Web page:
United's fall resurrects title race

Southampton 3 Monkou 11, Shipperley 23, Le Tissier 43 Manchester United 1 Giggs 89 Attendance: 15,262
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The Independent Online
HURRICANES hardly ever happen in Hampshire, apparently, but one did yesterday. With an astonishing first-half performance that yielded three goals, Southampton swept away the Premiership leaders and eased their own relegation fears, in addition re-opening the title race. Newcastle United will now play Aston Villa today knowing it is game on once more.

With a mixture of passionate endeavour and Matthew Le Tissier in the teasing form that has mostly eluded him this season, Southampton overwhelmed a sorry United, who even changed their strip at half-time from the unlucky grey in which they have never won. But by the time Ryan Giggs turned home Gary Neville's cross they had been well and truly striped.

The Dell, cramped, quaint and a Premiership anachronism, is always an uncomfortable place for visiting teams, though United have coped well within its confines. Indeed, going into the match, Southampton had not beaten them, home or away, for seven years and 13 games, losing 10 and drawing three.

United, unbeaten since New Year's Day and having won 15 of their last 16 were certainly in form. The encouragement for Southampton was that United's lone draw was away to another relegation candidate in QPR. Then, they began uncertainly and fell behind; yesterday the pattern was repeated.

The game was barely a minute old when Roy Keane, returning after a suspension, played a loose pass across his own penalty area and on to which Jason Dodd latched at the far corner. Peter Schmeichel, so often United's saviour of late, did well to smother the shot and Le Tissier's weak shot from the rebound was easily cleared.

In another 10 minutes of impressive intent, Southampton had the lead. Steve Bruce, recalled after injury, fouled Simon Charlton near the left touchline and Le Tissier's free-kick found an unmarked Ken Monkou. Schmeichel pushed his header out excellently but was powerless when the Dutchman, first to react, drove home the rebound.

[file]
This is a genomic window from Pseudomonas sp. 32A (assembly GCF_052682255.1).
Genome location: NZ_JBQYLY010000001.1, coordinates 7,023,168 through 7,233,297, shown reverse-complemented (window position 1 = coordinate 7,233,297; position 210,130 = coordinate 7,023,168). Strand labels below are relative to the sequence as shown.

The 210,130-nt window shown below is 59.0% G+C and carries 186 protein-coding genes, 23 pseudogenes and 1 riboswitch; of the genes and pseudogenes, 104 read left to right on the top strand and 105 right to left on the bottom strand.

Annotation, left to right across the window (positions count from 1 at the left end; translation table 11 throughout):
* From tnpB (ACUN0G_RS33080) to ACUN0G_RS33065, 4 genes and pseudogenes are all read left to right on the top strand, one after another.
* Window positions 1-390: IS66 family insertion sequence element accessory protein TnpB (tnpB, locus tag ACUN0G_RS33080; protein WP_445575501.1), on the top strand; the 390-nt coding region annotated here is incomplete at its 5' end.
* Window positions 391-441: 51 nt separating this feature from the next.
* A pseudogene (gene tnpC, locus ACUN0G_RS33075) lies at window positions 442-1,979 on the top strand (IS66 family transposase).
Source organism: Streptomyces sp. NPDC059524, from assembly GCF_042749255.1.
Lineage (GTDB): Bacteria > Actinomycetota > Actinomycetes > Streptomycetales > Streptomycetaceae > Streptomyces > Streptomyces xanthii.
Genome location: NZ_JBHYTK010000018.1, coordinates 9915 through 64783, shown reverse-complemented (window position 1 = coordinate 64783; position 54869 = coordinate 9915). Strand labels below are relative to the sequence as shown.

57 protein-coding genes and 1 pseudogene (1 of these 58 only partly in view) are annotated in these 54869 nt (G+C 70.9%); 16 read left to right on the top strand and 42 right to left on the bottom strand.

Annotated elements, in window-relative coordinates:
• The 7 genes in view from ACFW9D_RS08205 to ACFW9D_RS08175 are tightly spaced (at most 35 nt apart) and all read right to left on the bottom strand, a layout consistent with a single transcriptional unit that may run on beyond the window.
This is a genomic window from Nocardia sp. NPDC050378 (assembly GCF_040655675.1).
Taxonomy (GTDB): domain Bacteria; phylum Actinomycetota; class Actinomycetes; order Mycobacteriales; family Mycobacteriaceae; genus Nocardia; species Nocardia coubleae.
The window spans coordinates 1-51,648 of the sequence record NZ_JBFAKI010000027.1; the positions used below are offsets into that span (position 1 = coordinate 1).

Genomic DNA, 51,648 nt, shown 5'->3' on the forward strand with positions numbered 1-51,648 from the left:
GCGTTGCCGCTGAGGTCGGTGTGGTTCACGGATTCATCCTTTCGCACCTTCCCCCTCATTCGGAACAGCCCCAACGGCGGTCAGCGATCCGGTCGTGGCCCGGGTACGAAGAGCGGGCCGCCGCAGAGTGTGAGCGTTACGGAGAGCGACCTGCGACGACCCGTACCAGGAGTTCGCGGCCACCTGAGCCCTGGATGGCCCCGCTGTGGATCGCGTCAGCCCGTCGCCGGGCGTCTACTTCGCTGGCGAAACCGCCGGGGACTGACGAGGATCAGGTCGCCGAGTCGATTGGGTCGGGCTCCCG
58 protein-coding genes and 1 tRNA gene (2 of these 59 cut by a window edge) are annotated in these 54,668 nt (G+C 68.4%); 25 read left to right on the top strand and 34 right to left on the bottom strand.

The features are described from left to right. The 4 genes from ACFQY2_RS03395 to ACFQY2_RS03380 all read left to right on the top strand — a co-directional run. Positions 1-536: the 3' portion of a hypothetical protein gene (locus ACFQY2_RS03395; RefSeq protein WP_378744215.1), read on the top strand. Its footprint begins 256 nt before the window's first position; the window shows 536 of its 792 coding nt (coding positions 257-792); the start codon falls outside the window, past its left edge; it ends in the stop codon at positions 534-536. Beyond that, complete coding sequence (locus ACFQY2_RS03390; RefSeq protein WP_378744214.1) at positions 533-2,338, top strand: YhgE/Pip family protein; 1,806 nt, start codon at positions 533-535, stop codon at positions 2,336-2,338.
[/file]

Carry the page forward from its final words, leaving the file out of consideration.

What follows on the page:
Schmeichel was angry with his defence soon after when Dodd's low shot squeezed just wide, and Le Tissier hit a post from an acute angle. It looked as if these misses might be costly until Saints claimed the second goal they so deserved.

Giggs was caught in possession on the left by Alan Neilson, whose low cross was met by Neil Shipperley, having a remarkably good season in a struggling side as a lone front runner, and he turned home at the near post his 13th goal of the season.

It said much about United; sloppy in possession and casual in defence. Remarkably, Southampton were rampant and United meek impressions of their usual selves. Nicky Butt and Keane could not gain any grip of midfield, with Venison and Jim Magilton so tenacious and Eric Cantona marginalised. United's frustration was graphic when Beckham lashed at Charlton, an incident missed by the referee.

Their goal efforts were rare and imprecise. Andy Cole did put Butt clear but he drove over the bar with only Dave Beasant to beat and Cole tested the goalkeeper himself after Cantona had flicked on Denis Irwin's free- kick but it was a weak effort.

Astonishingly they were three down two minutes before the break. Neilson's deep cross from the right had Schmeichel stretching and he could only tip it down to Le Tissier. Keeping his head, he calmly steered the ball into the far corner to cap an amazing half.

Word came that the referee, Graham Poll, had asked United to change strips at half-time, the grey apparently clashing with Southampton's stripes. The change to blue and white was accompanied by a player switch, Paul Scholes replacing Butt.

Southampton merely carried on where they had left off. Le Tissier juggled then hooked in a good cross from the left which Shipperley headed wide. Le Tissier followed that with a swerving 25-yard shot that Schmeichel had to go full length to clutch before Shipperley volleyed wide Charlton's cross.

Bruce headed just wide from Giggs's corner and Cole forced Beasant to save with his feet but United scarcely looked more threatening up front than in the first half. Southampton defended in depth as the game went on, breaking out rarely. The damage had been done.

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